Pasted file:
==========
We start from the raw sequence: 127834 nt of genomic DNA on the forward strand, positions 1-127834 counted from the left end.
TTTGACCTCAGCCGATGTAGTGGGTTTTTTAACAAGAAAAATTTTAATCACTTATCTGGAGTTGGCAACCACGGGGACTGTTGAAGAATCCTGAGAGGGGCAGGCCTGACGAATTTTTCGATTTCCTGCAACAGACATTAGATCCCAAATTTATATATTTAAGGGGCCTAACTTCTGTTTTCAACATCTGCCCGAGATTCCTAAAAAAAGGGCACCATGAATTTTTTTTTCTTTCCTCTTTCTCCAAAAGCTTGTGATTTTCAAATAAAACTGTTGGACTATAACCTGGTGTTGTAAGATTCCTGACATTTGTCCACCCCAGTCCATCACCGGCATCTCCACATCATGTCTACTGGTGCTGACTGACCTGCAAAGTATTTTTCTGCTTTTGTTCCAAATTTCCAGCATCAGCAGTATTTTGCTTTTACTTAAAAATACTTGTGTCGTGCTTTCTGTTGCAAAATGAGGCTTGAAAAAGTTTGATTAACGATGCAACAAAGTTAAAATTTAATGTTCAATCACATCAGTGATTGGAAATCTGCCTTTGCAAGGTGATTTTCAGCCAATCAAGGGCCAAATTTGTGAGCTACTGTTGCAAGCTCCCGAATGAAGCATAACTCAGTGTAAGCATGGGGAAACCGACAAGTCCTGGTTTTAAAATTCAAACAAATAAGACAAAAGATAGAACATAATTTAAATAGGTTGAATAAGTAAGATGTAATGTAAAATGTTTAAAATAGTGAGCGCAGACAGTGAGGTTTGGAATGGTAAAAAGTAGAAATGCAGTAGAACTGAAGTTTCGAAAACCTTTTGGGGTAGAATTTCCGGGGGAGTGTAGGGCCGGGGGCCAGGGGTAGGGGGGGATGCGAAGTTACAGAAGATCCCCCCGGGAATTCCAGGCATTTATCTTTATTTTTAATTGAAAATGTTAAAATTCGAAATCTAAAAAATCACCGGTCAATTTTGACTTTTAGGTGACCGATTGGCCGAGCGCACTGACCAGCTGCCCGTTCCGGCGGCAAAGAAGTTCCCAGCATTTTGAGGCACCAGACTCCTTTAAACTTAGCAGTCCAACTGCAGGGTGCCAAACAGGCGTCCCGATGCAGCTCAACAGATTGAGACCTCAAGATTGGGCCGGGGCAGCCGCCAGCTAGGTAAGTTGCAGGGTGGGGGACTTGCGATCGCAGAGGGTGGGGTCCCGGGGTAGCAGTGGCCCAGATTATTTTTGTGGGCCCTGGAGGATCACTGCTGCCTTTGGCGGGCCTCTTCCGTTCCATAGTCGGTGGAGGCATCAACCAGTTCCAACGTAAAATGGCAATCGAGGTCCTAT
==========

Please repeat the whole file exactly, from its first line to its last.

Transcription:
We start from the raw sequence: 127834 nt of genomic DNA on the forward strand, positions 1-127834 counted from the left end.
TTTGACCTCAGCCGATGTAGTGGGTTTTTTAACAAGAAAAATTTTAATCACTTATCTGGAGTTGGCAACCACGGGGACTGTTGAAGAATCCTGAGAGGGGCAGGCCTGACGAATTTTTCGATTTCCTGCAACAGACATTAGATCCCAAATTTATATATTTAAGGGGCCTAACTTCTGTTTTCAACATCTGCCCGAGATTCCTAAAAAAAGGGCACCATGAATTTTTTTTTCTTTCCTCTTTCTCCAAAAGCTTGTGATTTTCAAATAAAACTGTTGGACTATAACCTGGTGTTGTAAGATTCCTGACATTTGTCCACCCCAGTCCATCACCGGCATCTCCACATCATGTCTACTGGTGCTGACTGACCTGCAAAGTATTTTTCTGCTTTTGTTCCAAATTTCCAGCATCAGCAGTATTTTGCTTTTACTTAAAAATACTTGTGTCGTGCTTTCTGTTGCAAAATGAGGCTTGAAAAAGTTTGATTAACGATGCAACAAAGTTAAAATTTAATGTTCAATCACATCAGTGATTGGAAATCTGCCTTTGCAAGGTGATTTTCAGCCAATCAAGGGCCAAATTTGTGAGCTACTGTTGCAAGCTCCCGAATGAAGCATAACTCAGTGTAAGCATGGGGAAACCGACAAGTCCTGGTTTTAAAATTCAAACAAATAAGACAAAAGATAGAACATAATTTAAATAGGTTGAATAAGTAAGATGTAATGTAAAATGTTTAAAATAGTGAGCGCAGACAGTGAGGTTTGGAATGGTAAAAAGTAGAAATGCAGTAGAACTGAAGTTTCGAAAACCTTTTGGGGTAGAATTTCCGGGGGAGTGTAGGGCCGGGGGCCAGGGGTAGGGGGGGATGCGAAGTTACAGAAGATCCCCCCGGGAATTCCAGGCATTTATCTTTATTTTTAATTGAAAATGTTAAAATTCGAAATCTAAAAAATCACCGGTCAATTTTGACTTTTAGGTGACCGATTGGCCGAGCGCACTGACCAGCTGCCCGTTCCGGCGGCAAAGAAGTTCCCAGCATTTTGAGGCACCAGACTCCTTTAAACTTAGCAGTCCAACTGCAGGGTGCCAAACAGGCGTCCCGATGCAGCTCAACAGATTGAGACCTCAAGATTGGGCCGGGGCAGCCGCCAGCTAGGTAAGTTGCAGGGTGGGGGACTTGCGATCGCAGAGGGTGGGGTCCCGGGGTAGCAGTGGCCCAGATTATTTTTGTGGGCCCTGGAGGATCACTGCTGCCTTTGGCGGGCCTCTTCCGTTCCATAGTCGGTGGAGGCATCAACCAGTTCCAACGTAAAATGGCAATCGAGGTCCTAT